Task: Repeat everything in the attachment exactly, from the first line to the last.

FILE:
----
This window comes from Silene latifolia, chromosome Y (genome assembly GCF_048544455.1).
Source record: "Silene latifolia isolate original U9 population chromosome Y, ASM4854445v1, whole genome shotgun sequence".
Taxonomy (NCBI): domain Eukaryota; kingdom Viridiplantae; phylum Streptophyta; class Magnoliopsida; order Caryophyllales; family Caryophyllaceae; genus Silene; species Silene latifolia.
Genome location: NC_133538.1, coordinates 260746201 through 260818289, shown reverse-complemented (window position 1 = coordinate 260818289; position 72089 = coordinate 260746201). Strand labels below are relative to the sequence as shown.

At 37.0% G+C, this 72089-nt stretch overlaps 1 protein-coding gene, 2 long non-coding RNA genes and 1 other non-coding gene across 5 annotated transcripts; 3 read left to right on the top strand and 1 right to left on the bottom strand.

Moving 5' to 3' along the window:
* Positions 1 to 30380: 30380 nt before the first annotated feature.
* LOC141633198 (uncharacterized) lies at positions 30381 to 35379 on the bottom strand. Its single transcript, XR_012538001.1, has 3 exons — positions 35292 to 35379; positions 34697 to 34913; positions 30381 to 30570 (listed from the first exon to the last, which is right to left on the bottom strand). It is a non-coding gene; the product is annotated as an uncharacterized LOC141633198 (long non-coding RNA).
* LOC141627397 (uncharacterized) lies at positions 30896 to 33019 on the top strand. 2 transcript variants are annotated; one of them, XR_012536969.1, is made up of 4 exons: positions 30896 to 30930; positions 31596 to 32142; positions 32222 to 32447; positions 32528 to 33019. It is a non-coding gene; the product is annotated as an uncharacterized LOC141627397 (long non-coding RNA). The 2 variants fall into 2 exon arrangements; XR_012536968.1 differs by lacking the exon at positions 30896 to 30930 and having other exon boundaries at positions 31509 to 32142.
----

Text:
This window comes from Silene latifolia, chromosome Y (genome assembly GCF_048544455.1).
Source record: "Silene latifolia isolate original U9 population chromosome Y, ASM4854445v1, whole genome shotgun sequence".
Taxonomy (NCBI): domain Eukaryota; kingdom Viridiplantae; phylum Streptophyta; class Magnoliopsida; order Caryophyllales; family Caryophyllaceae; genus Silene; species Silene latifolia.
Genome location: NC_133538.1, coordinates 260746201 through 260818289, shown reverse-complemented (window position 1 = coordinate 260818289; position 72089 = coordinate 260746201). Strand labels below are relative to the sequence as shown.

At 37.0% G+C, this 72089-nt stretch overlaps 1 protein-coding gene, 2 long non-coding RNA genes and 1 other non-coding gene across 5 annotated transcripts; 3 read left to right on the top strand and 1 right to left on the bottom strand.

Moving 5' to 3' along the window:
* Positions 1 to 30380: 30380 nt before the first annotated feature.
* LOC141633198 (uncharacterized) lies at positions 30381 to 35379 on the bottom strand. Its single transcript, XR_012538001.1, has 3 exons — positions 35292 to 35379; positions 34697 to 34913; positions 30381 to 30570 (listed from the first exon to the last, which is right to left on the bottom strand). It is a non-coding gene; the product is annotated as an uncharacterized LOC141633198 (long non-coding RNA).
* LOC141627397 (uncharacterized) lies at positions 30896 to 33019 on the top strand. 2 transcript variants are annotated; one of them, XR_012536969.1, is made up of 4 exons: positions 30896 to 30930; positions 31596 to 32142; positions 32222 to 32447; positions 32528 to 33019. It is a non-coding gene; the product is annotated as an uncharacterized LOC141627397 (long non-coding RNA). The 2 variants fall into 2 exon arrangements; XR_012536968.1 differs by lacking the exon at positions 30896 to 30930 and having other exon boundaries at positions 31509 to 32142.